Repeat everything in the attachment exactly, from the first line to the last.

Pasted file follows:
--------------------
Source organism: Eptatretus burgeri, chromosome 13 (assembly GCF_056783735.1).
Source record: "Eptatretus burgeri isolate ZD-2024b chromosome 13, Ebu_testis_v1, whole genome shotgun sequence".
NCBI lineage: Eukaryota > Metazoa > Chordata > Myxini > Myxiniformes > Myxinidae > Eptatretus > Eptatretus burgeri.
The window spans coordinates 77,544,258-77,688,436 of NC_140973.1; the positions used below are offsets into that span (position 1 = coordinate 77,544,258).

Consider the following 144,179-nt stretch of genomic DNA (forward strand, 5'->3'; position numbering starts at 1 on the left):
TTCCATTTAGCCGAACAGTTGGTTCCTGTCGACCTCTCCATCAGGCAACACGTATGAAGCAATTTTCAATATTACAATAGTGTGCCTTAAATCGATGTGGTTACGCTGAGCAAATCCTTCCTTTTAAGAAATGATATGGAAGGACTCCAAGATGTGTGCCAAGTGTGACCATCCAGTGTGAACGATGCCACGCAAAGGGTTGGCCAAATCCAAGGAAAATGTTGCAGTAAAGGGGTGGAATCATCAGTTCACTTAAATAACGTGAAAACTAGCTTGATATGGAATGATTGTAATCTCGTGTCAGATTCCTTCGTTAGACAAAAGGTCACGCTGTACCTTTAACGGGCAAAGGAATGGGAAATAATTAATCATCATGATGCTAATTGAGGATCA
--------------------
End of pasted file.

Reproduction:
Source organism: Eptatretus burgeri, chromosome 13 (assembly GCF_056783735.1).
Source record: "Eptatretus burgeri isolate ZD-2024b chromosome 13, Ebu_testis_v1, whole genome shotgun sequence".
NCBI lineage: Eukaryota > Metazoa > Chordata > Myxini > Myxiniformes > Myxinidae > Eptatretus > Eptatretus burgeri.
The window spans coordinates 77,544,258-77,688,436 of NC_140973.1; the positions used below are offsets into that span (position 1 = coordinate 77,544,258).

Consider the following 144,179-nt stretch of genomic DNA (forward strand, 5'->3'; position numbering starts at 1 on the left):
TTCCATTTAGCCGAACAGTTGGTTCCTGTCGACCTCTCCATCAGGCAACACGTATGAAGCAATTTTCAATATTACAATAGTGTGCCTTAAATCGATGTGGTTACGCTGAGCAAATCCTTCCTTTTAAGAAATGATATGGAAGGACTCCAAGATGTGTGCCAAGTGTGACCATCCAGTGTGAACGATGCCACGCAAAGGGTTGGCCAAATCCAAGGAAAATGTTGCAGTAAAGGGGTGGAATCATCAGTTCACTTAAATAACGTGAAAACTAGCTTGATATGGAATGATTGTAATCTCGTGTCAGATTCCTTCGTTAGACAAAAGGTCACGCTGTACCTTTAACGGGCAAAGGAATGGGAAATAATTAATCATCATGATGCTAATTGAGGATCA